The U.S. Army Corps of Engineers announced that it has approved a $150,000 flood control project for the Fleming-Neon area. The project provides for widening, dredging and straightening some two miles of creek beds. It will include one mile of Boone Fork, eight-tenths of Right Fork, and fifteen-hundredths of a mile of Yonts Fork. s

Army Recruit Donald N. Smith, son of Mr. and Mrs. Reuben L. Smith of Cromona, recently was assigned to the 51st Artillery, a Nike-Hercules missile unit at Fort Barry, Calif. The 18-year-old soldier is a 1959 graduate of Fleming-Neon High School and attended Florence (Ala.) State College. s

Glenn Ihrig, a sophomore at Berea College, has been elected Men’s Social Chairman of his class. Ihrig, a 1959 graduate of Whitesburg High School, is the son of Mr. and Mrs. Charles Ihrig of Whitesburg.


Dr. Elbert F. Osborn, sworn in Friday as the new Director of the U.S. Bureau of Mines, made a one-day tour of Bethlehem Steel Co. operations in the Letcher and Pike County area. It was the first leg of his nationwide field survey of the mining industry. Osborn said that the primary purpose of his visit was “to see how our mine safety inspectors work” and “to observe firsthand” some of the Coal Mine Health and Safety regulations. s

Letcher County Fiscal Court has approved the contract making Letcher County a participant in the proposed new eight-county garbage disposal system. Under the plan, Letcher County will be the site of one of three new sanitary landfills in the eight-county area. s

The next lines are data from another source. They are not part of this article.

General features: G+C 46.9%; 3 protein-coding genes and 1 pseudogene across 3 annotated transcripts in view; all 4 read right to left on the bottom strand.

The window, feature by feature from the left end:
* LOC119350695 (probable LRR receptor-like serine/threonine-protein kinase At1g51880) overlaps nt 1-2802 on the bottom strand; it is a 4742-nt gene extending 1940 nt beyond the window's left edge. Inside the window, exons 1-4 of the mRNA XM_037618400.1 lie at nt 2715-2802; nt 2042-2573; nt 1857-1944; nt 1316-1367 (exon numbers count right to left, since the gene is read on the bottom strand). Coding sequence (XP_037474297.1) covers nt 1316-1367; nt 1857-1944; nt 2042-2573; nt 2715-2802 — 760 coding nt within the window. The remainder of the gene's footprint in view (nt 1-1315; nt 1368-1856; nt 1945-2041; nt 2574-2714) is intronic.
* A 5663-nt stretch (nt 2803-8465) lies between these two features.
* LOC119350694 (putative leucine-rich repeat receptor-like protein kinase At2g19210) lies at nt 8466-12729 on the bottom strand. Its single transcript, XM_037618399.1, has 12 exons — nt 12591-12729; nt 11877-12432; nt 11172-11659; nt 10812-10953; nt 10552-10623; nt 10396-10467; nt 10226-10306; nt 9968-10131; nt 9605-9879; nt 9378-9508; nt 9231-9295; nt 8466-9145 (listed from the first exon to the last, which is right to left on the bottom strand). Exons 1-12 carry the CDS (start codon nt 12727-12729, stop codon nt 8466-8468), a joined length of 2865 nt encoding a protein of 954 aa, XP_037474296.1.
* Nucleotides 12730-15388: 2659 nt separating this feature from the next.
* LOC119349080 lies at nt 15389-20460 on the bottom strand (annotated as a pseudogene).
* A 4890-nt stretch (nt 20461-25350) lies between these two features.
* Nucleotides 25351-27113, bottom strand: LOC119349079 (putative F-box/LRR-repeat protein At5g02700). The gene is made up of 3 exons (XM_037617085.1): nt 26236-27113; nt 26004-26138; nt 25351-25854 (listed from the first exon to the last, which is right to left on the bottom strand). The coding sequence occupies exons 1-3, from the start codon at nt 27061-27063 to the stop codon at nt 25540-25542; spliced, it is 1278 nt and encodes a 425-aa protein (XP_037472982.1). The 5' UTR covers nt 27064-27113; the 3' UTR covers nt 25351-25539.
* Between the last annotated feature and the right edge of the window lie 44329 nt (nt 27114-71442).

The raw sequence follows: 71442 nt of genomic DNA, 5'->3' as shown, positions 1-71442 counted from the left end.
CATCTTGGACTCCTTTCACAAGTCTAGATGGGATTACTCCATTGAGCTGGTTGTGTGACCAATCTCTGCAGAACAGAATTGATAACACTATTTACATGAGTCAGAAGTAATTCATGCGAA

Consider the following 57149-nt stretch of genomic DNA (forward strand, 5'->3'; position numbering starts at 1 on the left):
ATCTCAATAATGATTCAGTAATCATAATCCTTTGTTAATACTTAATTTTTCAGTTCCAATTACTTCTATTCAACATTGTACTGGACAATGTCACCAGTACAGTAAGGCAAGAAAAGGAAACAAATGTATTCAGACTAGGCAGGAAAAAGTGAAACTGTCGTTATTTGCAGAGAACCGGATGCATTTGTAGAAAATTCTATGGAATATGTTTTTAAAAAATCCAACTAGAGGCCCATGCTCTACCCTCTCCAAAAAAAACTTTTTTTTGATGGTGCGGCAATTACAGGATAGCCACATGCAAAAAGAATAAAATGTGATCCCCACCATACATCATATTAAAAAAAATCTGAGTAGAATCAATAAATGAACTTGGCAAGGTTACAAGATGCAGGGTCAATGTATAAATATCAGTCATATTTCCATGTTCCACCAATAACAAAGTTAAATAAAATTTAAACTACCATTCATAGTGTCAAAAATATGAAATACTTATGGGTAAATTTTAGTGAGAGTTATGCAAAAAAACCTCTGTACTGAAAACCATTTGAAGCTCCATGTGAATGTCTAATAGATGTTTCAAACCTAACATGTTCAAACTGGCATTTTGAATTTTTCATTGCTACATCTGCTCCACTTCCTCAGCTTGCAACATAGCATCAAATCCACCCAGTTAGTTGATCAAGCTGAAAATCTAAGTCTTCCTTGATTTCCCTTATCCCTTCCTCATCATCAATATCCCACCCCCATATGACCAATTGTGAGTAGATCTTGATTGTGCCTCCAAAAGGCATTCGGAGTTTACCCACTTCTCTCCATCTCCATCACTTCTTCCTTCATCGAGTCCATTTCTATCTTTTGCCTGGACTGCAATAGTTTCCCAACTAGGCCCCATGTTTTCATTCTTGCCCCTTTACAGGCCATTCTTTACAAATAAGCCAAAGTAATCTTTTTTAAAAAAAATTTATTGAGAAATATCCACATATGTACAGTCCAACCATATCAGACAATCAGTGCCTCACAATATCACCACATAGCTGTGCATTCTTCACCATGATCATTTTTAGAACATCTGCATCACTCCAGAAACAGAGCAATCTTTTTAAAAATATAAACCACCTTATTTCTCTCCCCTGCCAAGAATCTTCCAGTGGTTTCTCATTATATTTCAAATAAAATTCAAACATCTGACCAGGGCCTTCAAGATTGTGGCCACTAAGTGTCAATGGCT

Margaret Day Evans, the first Whitesburg High School Homecoming Queen in 1955, rode on a float this year in the school’s homecoming parade. s

“We were all pleased that Marston Mitchell is back after serving one year in Vietnam,” writes Roxana correspondent Alma Whitaker. “I know Marston was glad to be back with his wife and little son, and his parents, Mr. and Mrs. Isaac Mitchell.”


The new Whitesburg High School building is $1.5 million closer to construction this week as the state School Board Authority announced the allocation of $1 million to go toward construction of the proposed $5 million plant. s

Four federal agencies launched two housing development plans which could have a major effect on Central Appalachian communities. The first plan — a joint venture of the Appalachian Regional Commission, Tennessee Valley Authority and the U.S. Department of Agriculture Farmers Home Administration — would seek to prove that abandoned strip mines are the answer to the region’s housing problems. The second plan, the result of a three-year study by the U.S. Army Corps of Engineers, would, if approved by Congress, remove families from the floodprone areas of the Tug Fork River basin to “flood-safe” housing on abandoned strip mine sites. s